Monthly Archives: October 2013

A complex story with a simple ending

Being terrible at mathematics is rarely a problem for software developers these days; algorithms for most problems are widely available and software libraries implementing those algorithms are equally accessible now that people understand the joy of free software.
A-level Mathematics was extraordinarily difficult for me and even though many of the concepts were beautifully simple to grasp, the nuts and bolts of making them work eluded me. Seeing any formula involving ‘e’, ‘i’, an integral, or a capital Sigma would send my brain into meltdown and force me to look away.
Thankfully we don’t need to understand this stuff in “the real world”, I comforted myself by saying twenty years ago. Twenty years later I was dealing with complex numbers in my day job and regretted not learning about them properly when I was younger; when my brain was less fried. Obviously I understood the basics: ‘i’ is the square-root of -1 and a complex number is simply a combination of i with a real number e.g. “3i+4”. I also understood how to do the operations on them so that performing something like an FFT was pretty straightforward. But why it worked, and what it was all about had eluded me completely. Most people don’t care about that – as long as they can perform the necessary operations they’re happy, and rightfully so. But I’m stubborn and not very good at this stuff so it has always concerned me that I don’t understand why it works, and consequently I never understood why the complex-plane was ever relevant to real-life.
Very recently I stumbled upon this amazing website:
This guy is brilliant! It was as if he understood my mental block and picked it apart leaving me with the glorious feeling of actually understanding complex numbers and how they relate to real-life. Quite a wonderful experience to have on the bus home from work.


Today, being a Sunday, my family and I managed to set up a video chat (using Facetime, although Skype used to work before that). My sister’s family were also in attendance and so it was a lovely opportunity to catch up with everyone, especially my nieces.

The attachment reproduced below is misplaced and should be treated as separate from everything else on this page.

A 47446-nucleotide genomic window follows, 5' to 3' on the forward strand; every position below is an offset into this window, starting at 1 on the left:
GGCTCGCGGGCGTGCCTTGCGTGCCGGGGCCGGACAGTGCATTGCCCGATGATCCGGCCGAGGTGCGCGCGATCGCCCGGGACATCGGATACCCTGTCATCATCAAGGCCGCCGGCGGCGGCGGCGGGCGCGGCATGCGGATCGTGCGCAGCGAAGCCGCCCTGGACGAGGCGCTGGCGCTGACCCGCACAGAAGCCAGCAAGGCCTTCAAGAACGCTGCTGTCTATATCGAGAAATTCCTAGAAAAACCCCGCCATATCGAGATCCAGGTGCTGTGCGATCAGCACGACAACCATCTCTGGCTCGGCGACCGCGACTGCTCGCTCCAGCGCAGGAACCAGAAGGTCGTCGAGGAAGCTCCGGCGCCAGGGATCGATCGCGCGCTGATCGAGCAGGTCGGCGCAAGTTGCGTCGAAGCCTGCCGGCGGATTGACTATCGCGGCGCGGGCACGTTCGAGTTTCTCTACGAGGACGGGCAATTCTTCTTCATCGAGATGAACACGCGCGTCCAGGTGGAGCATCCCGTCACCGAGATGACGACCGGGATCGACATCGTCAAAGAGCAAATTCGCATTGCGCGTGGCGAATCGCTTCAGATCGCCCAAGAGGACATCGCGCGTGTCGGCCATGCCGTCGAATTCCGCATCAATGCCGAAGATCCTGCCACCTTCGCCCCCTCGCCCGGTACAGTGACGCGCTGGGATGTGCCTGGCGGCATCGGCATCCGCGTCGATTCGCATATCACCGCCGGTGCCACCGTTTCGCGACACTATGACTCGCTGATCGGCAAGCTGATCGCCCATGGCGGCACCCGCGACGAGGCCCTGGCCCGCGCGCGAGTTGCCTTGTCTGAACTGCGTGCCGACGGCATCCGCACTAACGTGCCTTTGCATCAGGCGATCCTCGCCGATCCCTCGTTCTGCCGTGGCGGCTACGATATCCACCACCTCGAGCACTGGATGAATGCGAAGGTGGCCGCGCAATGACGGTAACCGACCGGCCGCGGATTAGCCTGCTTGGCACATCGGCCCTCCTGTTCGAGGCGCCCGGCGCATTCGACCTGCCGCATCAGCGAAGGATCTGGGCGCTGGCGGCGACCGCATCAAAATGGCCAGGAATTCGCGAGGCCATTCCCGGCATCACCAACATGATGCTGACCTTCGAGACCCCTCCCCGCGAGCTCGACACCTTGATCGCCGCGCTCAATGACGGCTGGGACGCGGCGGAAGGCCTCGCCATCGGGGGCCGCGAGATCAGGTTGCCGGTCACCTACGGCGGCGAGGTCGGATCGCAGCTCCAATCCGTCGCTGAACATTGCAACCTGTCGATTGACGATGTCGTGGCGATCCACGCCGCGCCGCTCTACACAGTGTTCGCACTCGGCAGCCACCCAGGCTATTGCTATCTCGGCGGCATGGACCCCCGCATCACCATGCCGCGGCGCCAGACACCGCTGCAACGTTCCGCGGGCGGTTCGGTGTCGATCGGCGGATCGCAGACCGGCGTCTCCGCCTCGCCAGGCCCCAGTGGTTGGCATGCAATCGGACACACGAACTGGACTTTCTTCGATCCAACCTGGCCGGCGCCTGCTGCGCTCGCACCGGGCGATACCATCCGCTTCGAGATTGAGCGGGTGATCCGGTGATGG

When I got a chance to speak to my parents my dad told me about a problem he’d experienced making CD’s from MP3’s he’d downloaded: the CD only played on certain CD players but not all of them. In particular it didn’t play on the CD player of the man for whom my dad bought the album. He bought and transferred the MP3’s to a CD for his friend who only had a CD player.
Now, to me this sounds like “par for the course” because CD-R’s are, and always have been, a shit technology. That’s just what happens. But my dad was concerned that he’d done something wrong.
What follows is another way to interpret my dad’s experience. He and my mum read this and so they may wish to correct me on any of the details.
My father is 82. As a result of my arrogant nature and desire to be able to maintain his computer from 3000 miles away I’ve forced him to use Ubuntu. It’s a massively underpowered machine for 2013 but he maintains it well. Using Ubuntu my dad managed to purchase a gift for his friend – a bunch of MP3s from He also managed to transcode them to WAV files and then burn them to CD. The fact that they didn’t work on a bunch of CD players made him feel that he’d done something wrong. This is an example of how broken the world is.
CD-RW’s, CD-R’s and all of the various family members are examples of crap technology. They are at best an anachronism. But when you have to deal with non-geeks, they still have their place.
I suppose the point I’m trying to make here is purely that I’m massively proud of my parents. My dad is transcoding MP3’s for his friends after buying them on Amazon while my mum is happily using the iPad to explore the world.